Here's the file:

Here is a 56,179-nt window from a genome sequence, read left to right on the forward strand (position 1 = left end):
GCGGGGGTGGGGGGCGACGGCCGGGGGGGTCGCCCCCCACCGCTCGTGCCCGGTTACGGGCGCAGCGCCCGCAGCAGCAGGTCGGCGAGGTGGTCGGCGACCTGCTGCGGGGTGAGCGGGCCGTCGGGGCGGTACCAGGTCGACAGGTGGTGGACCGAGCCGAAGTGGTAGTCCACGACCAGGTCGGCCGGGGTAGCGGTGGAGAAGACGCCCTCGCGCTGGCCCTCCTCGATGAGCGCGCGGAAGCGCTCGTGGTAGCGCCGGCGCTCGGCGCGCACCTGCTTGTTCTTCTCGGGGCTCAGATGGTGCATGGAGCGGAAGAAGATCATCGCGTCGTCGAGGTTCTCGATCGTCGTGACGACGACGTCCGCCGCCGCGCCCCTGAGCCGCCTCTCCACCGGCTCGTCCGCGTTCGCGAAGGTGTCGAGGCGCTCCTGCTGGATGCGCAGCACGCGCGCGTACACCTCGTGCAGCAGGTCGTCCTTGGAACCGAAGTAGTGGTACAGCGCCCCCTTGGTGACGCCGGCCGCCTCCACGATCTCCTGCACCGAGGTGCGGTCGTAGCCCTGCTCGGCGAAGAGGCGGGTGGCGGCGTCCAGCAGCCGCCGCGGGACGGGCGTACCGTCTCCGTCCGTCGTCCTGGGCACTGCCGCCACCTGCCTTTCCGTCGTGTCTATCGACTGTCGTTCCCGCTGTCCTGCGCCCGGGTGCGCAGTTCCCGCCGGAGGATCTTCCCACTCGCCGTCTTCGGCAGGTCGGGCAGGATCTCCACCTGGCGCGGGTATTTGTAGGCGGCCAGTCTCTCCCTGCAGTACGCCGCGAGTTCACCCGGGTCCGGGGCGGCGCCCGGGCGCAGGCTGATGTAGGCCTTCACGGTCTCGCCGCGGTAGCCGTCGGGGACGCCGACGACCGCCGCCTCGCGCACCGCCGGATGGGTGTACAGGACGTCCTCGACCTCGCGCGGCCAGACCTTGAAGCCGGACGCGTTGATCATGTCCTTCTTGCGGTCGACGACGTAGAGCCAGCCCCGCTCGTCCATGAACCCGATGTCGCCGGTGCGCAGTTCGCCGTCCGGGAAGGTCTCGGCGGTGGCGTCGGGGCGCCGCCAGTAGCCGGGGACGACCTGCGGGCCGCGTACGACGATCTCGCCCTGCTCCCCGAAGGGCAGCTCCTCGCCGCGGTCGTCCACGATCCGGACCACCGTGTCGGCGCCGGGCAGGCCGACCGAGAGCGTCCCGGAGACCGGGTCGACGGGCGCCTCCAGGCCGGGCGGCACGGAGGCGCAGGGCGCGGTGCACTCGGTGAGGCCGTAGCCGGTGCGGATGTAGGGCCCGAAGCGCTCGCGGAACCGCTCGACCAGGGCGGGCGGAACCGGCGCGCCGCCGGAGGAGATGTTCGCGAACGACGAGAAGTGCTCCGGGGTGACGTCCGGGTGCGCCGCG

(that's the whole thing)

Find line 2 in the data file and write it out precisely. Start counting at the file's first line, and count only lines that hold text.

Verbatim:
GCGGGGGTGGGGGGCGACGGCCGGGGGGGTCGCCCCCCACCGCTCGTGCCCGGTTACGGGCGCAGCGCCCGCAGCAGCAGGTCGGCGAGGTGGTCGGCGACCTGCTGCGGGGTGAGCGGGCCGTCGGGGCGGTACCAGGTCGACAGGTGGTGGACCGAGCCGAAGTGGTAGTCCACGACCAGGTCGGCCGGGGTAGCGGTGGAGAAGACGCCCTCGCGCTGGCCCTCCTCGATGAGCGCGCGGAAGCGCTCGTGGTAGCGCCGGCGCTCGGCGCGCACCTGCTTGTTCTTCTCGGGGCTCAGATGGTGCATGGAGCGGAAGAAGATCATCGCGTCGTCGAGGTTCTCGATCGTCGTGACGACGACGTCCGCCGCCGCGCCCCTGAGCCGCCTCTCCACCGGCTCGTCCGCGTTCGCGAAGGTGTCGAGGCGCTCCTGCTGGATGCGCAGCACGCGCGCGTACACCTCGTGCAGCAGGTCGTCCTTGGAACCGAAGTAGTGGTACAGCGCCCCCTTGGTGACGCCGGCCGCCTCCACGATCTCCTGCACCGAGGTGCGGTCGTAGCCCTGCTCGGCGAAGAGGCGGGTGGCGGCGTCCAGCAGCCGCCGCGGGACGGGCGTACCGTCTCCGTCCGTCGTCCTGGGCACTGCCGCCACCTGCCTTTCCGTCGTGTCTATCGACTGTCGTTCCCGCTGTCCTGCGCCCGGGTGCGCAGTTCCCGCCGGAGGATCTTCCCACTCGCCGTCTTCGGCAGGTCGGGCAGGATCTCCACCTGGCGCGGGTATTTGTAGGCGGCCAGTCTCTCCCTGCAGTACGCCGCGAGTTCACCCGGGTCCGGGGCGGCGCCCGGGCGCAGGCTGATGTAGGCCTTCACGGTCTCGCCGCGGTAGCCGTCGGGGACGCCGACGACCGCCGCCTCGCGCACCGCCGGATGGGTGTACAGGACGTCCTCGACCTCGCGCGGCCAGACCTTGAAGCCGGACGCGTTGATCATGTCCTTCTTGCGGTCGACGACGTAGAGCCAGCCCCGCTCGTCCATGAACCCGATGTCGCCGGTGCGCAGTTCGCCGTCCGGGAAGGTCTCGGCGGTGGCGTCGGGGCGCCGCCAGTAGCCGGGGACGACCTGCGGGCCGCGTACGACGATCTCGCCCTGCTCCCCGAAGGGCAGCTCCTCGCCGCGGTCGTCCACGATCCGGACCACCGTGTCGGCGCCGGGCAGGCCGACCGAGAGCGTCCCGGAGACCGGGTCGACGGGCGCCTCCAGGCCGGGCGGCACGGAGGCGCAGGGCGCGGTGCACTCGGTGAGGCCGTAGCCGGTGCGGATGTAGGGCCCGAAGCGCTCGCGGAACCGCTCGACCAGGGCGGGCGGAACCGGCGCGCCGCCGGAGGAGATGTTCGCGAACGACGAGAAGTGCTCCGGGGTGACGTCCGGGTGCGCCGCG